“I think we finally found little Julie Mason. But how on Earth did she get all the way out to Franklin Springs?”
He glanced at Bandy.
“She’s been missing for a year and a half. Her mother is the school teacher, and the last time she was seen, she was walking home from a friend’s house. It was the day before her sixth birthday. We looked everywhere. We even moved outhouses and probed the muck. We never found a trace.”
“Never suspected nobody?’
“No. Well, not really. There was a brief suspicion, but there was no evidence.”
John Heller studied Bandy for a moment, making up his mind. Then he started carefully folding Bandy’s blanket. When he was done, he turned to Bandy.
“Let’s go see Angie Mason. She’ll be wanting to know what happened to her daughter.”
Angie Mason put the coffee pot on the stove and paused, her back to the two men sitting at her small table. After a moment she turned, and faced Bandy.
‘I’m indebted to you sir. That dress is the one Julie was wearing the day she disappeared, and those were her shoes. A mother never forgets such things.” Her eyes dropped to the floor and her voice became a whisper. ”A mother simply cannot forget such things. Not ever.”
She raised her eyes to his.
“Tell me sir…Prospector…do you have any idea how she happened to be all the way out there at Franklin Springs? It must be all of ten miles?”
“More like twenty ma’am, and no, I have no notion how a child that age could have walked twenty miles across the desert without water.”
Both Angie and Heller were staring at him. He had made his point.
“You don’t believe Julie wandered out there by herself do you?”
“No ma’am, I don’t. I don’t think so at all. A full grown man would be hard pressed to walk twenty miles in the desert without water. A child alone would be lucky to make five miles. No ma’am, she was taken out there. I’ll stake my wager on that.”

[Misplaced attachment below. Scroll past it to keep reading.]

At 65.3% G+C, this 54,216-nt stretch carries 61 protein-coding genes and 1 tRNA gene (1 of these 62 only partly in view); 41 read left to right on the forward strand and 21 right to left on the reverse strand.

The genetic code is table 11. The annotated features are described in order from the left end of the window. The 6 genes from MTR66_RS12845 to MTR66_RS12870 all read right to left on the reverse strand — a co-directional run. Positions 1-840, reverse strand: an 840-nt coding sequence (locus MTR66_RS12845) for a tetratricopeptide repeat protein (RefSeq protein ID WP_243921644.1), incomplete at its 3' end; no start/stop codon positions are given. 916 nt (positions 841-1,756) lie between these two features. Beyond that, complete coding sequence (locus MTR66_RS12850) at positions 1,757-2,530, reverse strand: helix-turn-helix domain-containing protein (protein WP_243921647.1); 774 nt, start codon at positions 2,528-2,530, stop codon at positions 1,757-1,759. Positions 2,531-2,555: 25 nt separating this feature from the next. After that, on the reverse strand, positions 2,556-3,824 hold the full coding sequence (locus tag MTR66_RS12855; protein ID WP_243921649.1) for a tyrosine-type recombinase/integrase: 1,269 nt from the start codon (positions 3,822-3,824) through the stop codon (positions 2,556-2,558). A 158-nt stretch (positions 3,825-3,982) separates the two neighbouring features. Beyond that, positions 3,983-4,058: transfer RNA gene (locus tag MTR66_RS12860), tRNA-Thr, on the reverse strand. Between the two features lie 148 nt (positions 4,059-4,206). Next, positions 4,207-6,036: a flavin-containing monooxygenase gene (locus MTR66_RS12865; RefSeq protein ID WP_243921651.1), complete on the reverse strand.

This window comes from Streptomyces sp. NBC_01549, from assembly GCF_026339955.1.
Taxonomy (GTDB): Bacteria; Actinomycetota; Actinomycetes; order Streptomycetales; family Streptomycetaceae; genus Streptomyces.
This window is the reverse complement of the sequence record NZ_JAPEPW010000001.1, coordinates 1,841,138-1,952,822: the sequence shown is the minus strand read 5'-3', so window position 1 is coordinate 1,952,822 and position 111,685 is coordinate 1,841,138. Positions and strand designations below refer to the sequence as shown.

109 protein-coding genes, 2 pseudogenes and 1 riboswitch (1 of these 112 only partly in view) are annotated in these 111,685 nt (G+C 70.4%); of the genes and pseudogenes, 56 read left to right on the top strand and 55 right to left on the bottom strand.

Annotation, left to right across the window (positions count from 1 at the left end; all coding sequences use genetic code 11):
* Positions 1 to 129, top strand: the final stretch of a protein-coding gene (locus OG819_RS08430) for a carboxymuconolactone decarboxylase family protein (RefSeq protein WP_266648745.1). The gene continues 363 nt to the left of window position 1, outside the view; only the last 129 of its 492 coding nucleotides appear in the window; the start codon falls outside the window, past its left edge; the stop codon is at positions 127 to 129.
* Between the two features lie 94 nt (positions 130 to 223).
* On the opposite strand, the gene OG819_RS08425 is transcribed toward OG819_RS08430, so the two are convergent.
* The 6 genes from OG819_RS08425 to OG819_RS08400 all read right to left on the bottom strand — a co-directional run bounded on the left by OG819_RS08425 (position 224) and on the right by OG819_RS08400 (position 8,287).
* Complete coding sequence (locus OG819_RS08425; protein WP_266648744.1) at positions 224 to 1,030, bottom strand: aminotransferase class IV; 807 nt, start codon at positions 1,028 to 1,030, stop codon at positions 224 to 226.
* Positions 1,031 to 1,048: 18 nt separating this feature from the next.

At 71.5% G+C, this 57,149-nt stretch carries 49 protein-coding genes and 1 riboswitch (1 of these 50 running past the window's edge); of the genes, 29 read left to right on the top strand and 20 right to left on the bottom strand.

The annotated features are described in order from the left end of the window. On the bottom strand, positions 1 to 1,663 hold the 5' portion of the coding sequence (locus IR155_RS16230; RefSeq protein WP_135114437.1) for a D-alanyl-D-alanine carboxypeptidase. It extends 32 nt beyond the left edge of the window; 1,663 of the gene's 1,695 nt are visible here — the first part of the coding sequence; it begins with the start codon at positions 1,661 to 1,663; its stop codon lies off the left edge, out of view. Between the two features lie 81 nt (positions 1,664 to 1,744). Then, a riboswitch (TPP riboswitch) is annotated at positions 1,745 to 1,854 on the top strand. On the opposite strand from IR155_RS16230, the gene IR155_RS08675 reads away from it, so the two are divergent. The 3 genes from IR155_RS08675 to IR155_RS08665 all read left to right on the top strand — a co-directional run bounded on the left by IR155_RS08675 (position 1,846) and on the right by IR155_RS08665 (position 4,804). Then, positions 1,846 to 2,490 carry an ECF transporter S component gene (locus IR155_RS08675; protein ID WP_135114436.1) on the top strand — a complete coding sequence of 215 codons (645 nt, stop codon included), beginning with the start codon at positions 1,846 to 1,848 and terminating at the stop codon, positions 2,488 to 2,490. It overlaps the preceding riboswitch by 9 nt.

Angie turned back to the stove and poured coffee. She brought the men each a cup and then seated herself facing them. She looked from one to the other. Finally, she turned to John Heller.
“What about Rance?”
Rance Howard had come west with the same wagon train as Angie Mason, her daughter Julie, and her husband, Hank. Hank and Rance had words after Rance made unwelcome advances toward Angie, and Hank had beaten the bigger man to the ground. Several weeks later, in a brief skirmish with Indians, Hank was shot in the back and killed. There were suspicions of foul play, but no evidence.
Angie took the reins and drove her wagon after burying Hank, with Julie at her side. Rance Howard wisely kept his distance rather than risk the wrath of the other men on the train. Many were suspicious of Hank’s death, and there was no shortage of ropes.
When the wagons reached Vinegarroon and the town folk learned that Angie was a teacher, she was quickly offered a job. Weary of the trail and her dreams of making a home with Hank shattered, she accepted. To her relief, Rance Howard left with the rest of the train and she thought she was rid of him. But two weeks later, he returned, although in the beginning, he kept his distance.